Monday, June 25, 2012

Civil War Era Fashion Chit Chat - February 1862 Peterson's Magazine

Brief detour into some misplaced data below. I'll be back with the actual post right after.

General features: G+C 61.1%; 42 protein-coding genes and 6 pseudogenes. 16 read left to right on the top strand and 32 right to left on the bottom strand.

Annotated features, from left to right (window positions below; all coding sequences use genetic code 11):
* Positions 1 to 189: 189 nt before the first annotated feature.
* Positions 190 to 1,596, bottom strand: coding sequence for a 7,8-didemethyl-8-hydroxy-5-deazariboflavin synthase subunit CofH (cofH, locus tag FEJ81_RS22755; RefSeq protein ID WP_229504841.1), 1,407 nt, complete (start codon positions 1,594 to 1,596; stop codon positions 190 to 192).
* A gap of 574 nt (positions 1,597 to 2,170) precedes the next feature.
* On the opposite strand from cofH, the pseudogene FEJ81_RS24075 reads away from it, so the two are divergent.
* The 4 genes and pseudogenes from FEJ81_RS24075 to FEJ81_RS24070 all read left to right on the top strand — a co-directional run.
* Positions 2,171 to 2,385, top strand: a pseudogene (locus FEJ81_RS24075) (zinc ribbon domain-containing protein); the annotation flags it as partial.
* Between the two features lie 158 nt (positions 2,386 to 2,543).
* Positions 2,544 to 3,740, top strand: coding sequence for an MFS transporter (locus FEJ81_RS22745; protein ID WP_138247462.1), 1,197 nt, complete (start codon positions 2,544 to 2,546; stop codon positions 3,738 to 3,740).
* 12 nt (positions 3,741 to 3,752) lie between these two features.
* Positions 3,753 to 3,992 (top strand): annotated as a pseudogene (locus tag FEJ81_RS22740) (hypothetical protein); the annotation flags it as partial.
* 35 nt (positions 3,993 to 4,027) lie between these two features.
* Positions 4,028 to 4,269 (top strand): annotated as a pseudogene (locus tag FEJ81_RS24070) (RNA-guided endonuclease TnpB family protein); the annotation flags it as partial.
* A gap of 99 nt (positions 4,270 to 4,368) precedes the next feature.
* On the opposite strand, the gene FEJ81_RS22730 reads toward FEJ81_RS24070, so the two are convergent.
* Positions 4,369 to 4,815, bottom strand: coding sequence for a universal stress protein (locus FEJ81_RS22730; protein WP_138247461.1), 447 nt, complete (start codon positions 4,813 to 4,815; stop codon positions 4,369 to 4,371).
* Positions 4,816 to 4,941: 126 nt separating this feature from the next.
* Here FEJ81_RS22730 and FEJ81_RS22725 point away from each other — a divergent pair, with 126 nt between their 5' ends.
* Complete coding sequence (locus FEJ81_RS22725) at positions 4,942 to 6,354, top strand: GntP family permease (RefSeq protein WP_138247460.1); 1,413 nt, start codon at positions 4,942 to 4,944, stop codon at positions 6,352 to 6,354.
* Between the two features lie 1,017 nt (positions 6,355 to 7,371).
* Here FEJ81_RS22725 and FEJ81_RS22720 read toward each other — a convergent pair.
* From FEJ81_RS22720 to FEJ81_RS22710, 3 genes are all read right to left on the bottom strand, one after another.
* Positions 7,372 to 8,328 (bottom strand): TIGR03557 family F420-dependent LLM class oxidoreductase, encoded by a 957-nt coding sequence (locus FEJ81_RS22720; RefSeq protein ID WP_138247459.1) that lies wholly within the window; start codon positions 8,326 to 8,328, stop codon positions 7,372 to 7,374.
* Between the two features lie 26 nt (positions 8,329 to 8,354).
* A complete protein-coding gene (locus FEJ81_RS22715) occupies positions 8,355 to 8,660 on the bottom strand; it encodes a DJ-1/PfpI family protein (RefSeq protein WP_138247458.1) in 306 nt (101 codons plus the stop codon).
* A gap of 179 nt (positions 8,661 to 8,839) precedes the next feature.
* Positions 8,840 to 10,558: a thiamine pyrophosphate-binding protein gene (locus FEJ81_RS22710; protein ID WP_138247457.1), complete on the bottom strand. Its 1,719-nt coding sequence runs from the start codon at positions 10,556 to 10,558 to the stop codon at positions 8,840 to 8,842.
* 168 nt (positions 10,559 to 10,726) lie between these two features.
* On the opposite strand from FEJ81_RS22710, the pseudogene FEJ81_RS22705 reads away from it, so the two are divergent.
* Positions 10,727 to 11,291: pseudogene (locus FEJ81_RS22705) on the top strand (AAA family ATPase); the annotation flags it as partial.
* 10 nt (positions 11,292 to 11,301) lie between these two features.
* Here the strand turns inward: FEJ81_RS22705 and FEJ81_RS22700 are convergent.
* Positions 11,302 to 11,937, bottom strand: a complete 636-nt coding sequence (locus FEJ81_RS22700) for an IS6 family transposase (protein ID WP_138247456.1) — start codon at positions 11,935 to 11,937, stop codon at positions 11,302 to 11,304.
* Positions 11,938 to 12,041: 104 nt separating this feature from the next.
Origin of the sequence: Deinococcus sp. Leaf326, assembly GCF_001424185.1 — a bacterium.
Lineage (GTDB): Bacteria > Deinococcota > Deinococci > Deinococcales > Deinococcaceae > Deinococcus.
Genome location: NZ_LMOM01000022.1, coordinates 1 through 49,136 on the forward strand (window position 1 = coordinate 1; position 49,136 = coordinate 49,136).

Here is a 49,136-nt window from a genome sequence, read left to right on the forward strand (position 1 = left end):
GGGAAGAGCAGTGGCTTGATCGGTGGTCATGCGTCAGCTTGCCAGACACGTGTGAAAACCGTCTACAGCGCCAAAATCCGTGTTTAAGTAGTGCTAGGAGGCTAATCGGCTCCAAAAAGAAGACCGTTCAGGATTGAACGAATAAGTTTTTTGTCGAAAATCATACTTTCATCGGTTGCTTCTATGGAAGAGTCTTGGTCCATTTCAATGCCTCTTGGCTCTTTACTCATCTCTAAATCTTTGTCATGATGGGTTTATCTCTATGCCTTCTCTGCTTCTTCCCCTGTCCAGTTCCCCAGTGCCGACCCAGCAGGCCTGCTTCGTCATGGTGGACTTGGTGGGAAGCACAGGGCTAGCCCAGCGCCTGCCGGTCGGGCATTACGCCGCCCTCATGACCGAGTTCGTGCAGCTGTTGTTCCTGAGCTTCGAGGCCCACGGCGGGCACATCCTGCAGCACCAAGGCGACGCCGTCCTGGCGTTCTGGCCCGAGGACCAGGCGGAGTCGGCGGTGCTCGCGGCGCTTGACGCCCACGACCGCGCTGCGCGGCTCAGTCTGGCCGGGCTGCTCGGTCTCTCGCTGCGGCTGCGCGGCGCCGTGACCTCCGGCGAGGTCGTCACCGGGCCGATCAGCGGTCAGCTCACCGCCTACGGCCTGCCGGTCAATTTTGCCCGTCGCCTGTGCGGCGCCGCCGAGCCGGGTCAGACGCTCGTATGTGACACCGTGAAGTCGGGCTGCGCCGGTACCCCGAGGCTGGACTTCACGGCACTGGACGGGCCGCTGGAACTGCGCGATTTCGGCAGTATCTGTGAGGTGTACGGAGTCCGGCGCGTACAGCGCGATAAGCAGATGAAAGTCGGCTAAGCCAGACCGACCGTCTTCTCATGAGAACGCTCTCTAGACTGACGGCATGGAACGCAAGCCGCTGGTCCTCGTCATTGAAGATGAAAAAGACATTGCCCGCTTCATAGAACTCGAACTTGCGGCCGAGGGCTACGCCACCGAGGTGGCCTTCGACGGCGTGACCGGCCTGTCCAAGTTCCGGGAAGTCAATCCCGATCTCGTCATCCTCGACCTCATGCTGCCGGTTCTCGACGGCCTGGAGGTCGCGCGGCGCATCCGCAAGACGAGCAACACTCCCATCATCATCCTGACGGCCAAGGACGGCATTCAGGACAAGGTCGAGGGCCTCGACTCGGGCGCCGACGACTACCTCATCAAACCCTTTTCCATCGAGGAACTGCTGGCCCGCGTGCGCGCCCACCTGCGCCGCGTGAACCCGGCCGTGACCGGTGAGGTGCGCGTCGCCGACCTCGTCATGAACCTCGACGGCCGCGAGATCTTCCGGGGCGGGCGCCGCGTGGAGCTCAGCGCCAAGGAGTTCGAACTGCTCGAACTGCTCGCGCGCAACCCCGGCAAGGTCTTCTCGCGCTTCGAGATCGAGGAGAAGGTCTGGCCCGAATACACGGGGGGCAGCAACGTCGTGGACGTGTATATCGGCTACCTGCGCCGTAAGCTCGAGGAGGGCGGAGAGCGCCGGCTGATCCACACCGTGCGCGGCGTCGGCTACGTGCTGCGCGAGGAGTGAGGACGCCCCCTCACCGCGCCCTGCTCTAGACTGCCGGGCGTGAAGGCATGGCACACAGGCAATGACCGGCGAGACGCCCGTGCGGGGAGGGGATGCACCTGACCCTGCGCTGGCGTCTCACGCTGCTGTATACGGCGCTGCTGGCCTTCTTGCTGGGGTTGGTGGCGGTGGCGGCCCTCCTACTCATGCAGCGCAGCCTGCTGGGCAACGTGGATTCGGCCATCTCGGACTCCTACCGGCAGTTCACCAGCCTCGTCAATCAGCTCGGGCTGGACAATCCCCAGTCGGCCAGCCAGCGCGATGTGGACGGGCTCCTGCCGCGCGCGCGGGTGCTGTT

Civil War Era Fashion Chit Chat - February 1862 Peterson's Magazine General Remarks There is still no change in the make of dresses. The corsages of those destined for out-door costume are high, and may be either pointed or straight at the waist; this depending on the taste of the wearer. In sleeves the variety of form is very great. Some are slit up the whole length of the arm, and edged with plaitings or bands, or with any trimming corresponding with that on the rest of the dress. In others the slit extends only a few inches in length, and the sleeves are rounded at the ends; the same trimming which passes round the edge is placed over the seam. Sleeves full at the arm-hole, close at the wrist, and with cuffs, retain their wonted favor; and we may enumerate the following as among the most popular forms: 1st. Sleeves demi-wide and with revers, but without fullness at the arm-hole. 2nd. Wide flowing sleeves, not very long, set in with large plaits fixed by bows of ribbon or lace. 3rd. Sleeves of narrow width, shaped to the elbow, and with revers. 4th. Lastly may be mentioned sleeves demi-wide, without revers, and finished at the ends with a plisse, or any trimming in harmony with that employed for the skirt of the dress. Among many very pretty out-door costumes worn during the present season, is one consisting of brown poplin, trimmed round the lower part of the skirt with a band of black velvet; up the front is a row of black velvet buttons and bands of black velvet. With this dress is worn a shawl of black embroidered cashmere, trimmed with a deep fall of lace headed by a ruche of black silk. The bonnet, composed of black velvet and black spotted tulle, was trimmed with red flowers, and the strings were of black velvet. An elegant out-door dress consists of blue silk, having the edge of the skirt trimmed with a plaiting about six or seven inches broad; the corsage high and trimmed with plaitings, and the sleeves shaped to the elbow and with revers. A pardessus of black silk, wadded, and having a pelerine of black guipure, has been worn with the dress just mentioned. The bonnet is formed of a combination of blue silk and velvet, and trimmed with blue bells in velvet. A good many dresses have capes or pelerines. In one of plain green silk, the collar, rounded and bordered with a green frill, is continued in a graceful lapel, cut at the edge and bordered with the same small frill and a row of Valenciennes. Zouave Jackets in all their varieties continue to be worn. Some are very richly ornamented with colored braid, and of these we noticed a very original one with bright red braid, jet beads, and a fringe of jet and red tassels. With these are worn those chemisettes of embroidered cashmere, which divided favor with muslin ones during the past summer, and will altogether replace them now. Under-Sleeves of worked muslin, with collars to match, are prettily trimmed with bows of blue ribbon and black velvet. One of the new Zouave chemisettes, or vests, consisting of nansouk, is ornamented with narrow tucks and a small plaited frill edged with Valenciennes. The sleeves are wide enough at the ends to allow the hand to pass through, and are finished by a turned-up frill. Balmoral Petticoats are universally worn, particularly in wet or muddy weather when it is necessary to loop up the dress. They are made of a variety of materials: some of the prettiest consisting of gray flannel, braided with red or black braid, or having a band of black velvet around the bottom. A very beautiful one has a rich pattern in gold braid on a black silk or alpaca. Shawls made of cloth, embroidered and wadded, are very much worn. Some have a rich fall of lace at the edge. Cloaks - As trimmings for dresses and cloaks a great many crochet ornaments mixed with velvet are now made. The "Louise" pardessus, composed of black velvet, has a pelerine of guipure lace. The front, from top to bottom, is ornamented with rich embroidery; and the sleeves, which are shaped to the elbow, have embroidered revers. A cloak, named the "Henrietta," in fancy cloth, is made with three plaits at the back, each fixed by a large button. The sleeves are very long, slashed, and flowing, and have three plaits at the shoulder fixed by buttons. Fur is a favorite trimming for mantles, and is much used for Zouave jackets. We have seen some of gray cloth, with a border of Chinchilla; one of maroon, bordered with black seal-skin; and black, edged with gray. Bonnets - Many of the most fashionable bonnets have the fronts less pointed than those which have lately been worn. They are now rather straight above the forehead, and wide at the ears. The combination of black and white for bonnets has lost none of its wonted favor. Bonnets of velvet are trimmed with lace and blonde, feathers or flowers. Under the brim, full trimmings are preferred. Head-Dresses - A stylish and elegant head-dress is formed of a diadem of black velvet, worked with stars in steel and jet. At the right side a small black feather and a bunch of roses, and a long white feather reaching round the other part of the head-dress. A most stylish head-dress is formed of Vesuve chrysanthemums, with clusters of black fruit. It is slightly raised in front, and terminated in a point at the back. Dress Caps are composed of white and black lace, mixed with ribbons and flowers; and most young married ladies wear a white coiffure, however beautiful and luxuriant their hair. It is quite the fashion in full dress. Steel and Jet are much employed in ornamenting coiffures.

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